MILLVILLE – Beavers can be a help or a hindrance to landowners depending on the situation. Utah State University has a Beaver Ecology and Relocation Center located in Millville. They trap beavers then evaluate them and return them to the wild.

The facility is locked and not open to the public.

The Beaver Ecology and Relocation Center has become a valuable resource for landowners wanting to have the ecological benefits beavers have to offer.

Nate Norman, the lead field biologist, said they trap as many as they can during the season from snowmelt until the snow flies. He is trained and certified to trap and relocate beavers.

Norman works as a team with the Division of Wildlife Resources in his efforts to remove and relocate this specific animal.

“We trap an average of 70 beavers a season,” he said. “We have been trapping and relocating them for about six years.”







Carriers

Morgan Herald and Josie Hansen from Zootah carry the beavers from the Beaver Bunkhouse to a truck to be transported to the release site. 




Becky Yeager is the Beaver Bunkhouse manager in Millville and volunteer coordinator for the effort.

The Beaver Bunkhouse is like a hotel with several different cages. Yeager makes sure the animals are checked in and quarantines them to make sure they have no diseases. The animals are cared for and when she determines whether they are healthy enough for the large rodents to be released in the wild. 

On Tuesday, June 4, a group of about 15 people showed up to watch the release of the two young beavers they captured and paired up.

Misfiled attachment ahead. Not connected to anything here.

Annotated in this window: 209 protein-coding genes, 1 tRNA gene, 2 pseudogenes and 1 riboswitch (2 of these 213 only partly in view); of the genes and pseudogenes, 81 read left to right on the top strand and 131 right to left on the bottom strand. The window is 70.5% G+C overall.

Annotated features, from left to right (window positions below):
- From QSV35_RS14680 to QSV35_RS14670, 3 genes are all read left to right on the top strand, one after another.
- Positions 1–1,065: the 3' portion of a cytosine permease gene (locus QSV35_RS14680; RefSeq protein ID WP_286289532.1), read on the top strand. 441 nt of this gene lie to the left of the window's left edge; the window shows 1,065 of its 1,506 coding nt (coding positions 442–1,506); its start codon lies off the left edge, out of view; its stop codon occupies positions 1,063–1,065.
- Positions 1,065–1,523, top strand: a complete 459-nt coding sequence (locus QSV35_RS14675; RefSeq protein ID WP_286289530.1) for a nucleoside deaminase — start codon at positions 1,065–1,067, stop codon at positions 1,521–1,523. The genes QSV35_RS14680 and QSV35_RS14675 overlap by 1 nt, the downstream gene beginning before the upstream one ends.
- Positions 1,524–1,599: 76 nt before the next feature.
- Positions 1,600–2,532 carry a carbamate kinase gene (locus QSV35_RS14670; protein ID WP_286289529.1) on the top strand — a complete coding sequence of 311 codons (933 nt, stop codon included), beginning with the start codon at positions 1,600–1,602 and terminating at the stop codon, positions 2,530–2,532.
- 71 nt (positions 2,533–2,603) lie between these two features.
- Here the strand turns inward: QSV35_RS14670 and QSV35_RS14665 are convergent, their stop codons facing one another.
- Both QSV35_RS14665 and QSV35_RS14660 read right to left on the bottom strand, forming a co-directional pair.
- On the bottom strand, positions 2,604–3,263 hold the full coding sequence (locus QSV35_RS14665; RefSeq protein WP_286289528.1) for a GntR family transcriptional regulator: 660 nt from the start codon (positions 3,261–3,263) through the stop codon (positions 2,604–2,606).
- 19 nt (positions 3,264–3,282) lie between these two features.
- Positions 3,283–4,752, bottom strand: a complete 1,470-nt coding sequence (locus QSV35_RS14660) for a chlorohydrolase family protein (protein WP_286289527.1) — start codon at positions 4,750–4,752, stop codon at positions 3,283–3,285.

“We have two beavers that are likely fall 2023 kits,” Yeager said. ”They are unusually small to be subadults and too large to be this year’s kits.”

The two young beavers were separated from their families, and one came in with a bite mark. 

“The injured beaver was sent to Zootah where it was nursed back to health,” she said. “His name is Snickerdoodle and is male. Roamer is housed at the Beaver Bunkhouse and is female.” 

The USU team began partnering with Zootah last fall to rehabilitate their injured beavers. 

“We have decided to do an experimental pairing attempt with these two littles to see if we can get them to bond together,” Yeager said. “They are too small to be out on their own and we feel they will have greater success together with a reintroduction back into the wild.“

They didn’t want to raise the two in captivity for two years and then release them with little skills or exposure to their natural environment. 

“We began this introduction with intensive monitoring by our volunteers,” Yeager said. “Lots of interactions between the two beavers, sometimes aggressive, but a softening of behavior as the days have progressed.”

The staff felt confident the pairing was successful and the beavers were ready to be released into the wild.

The beavers were released in a safe and undisclosed location with few predators, available shelter, and an abundance of food.

The ponds beavers create help hold water and allow the water to seep into the ground and recharge aquifers essential to mitigate droughts and climate change.



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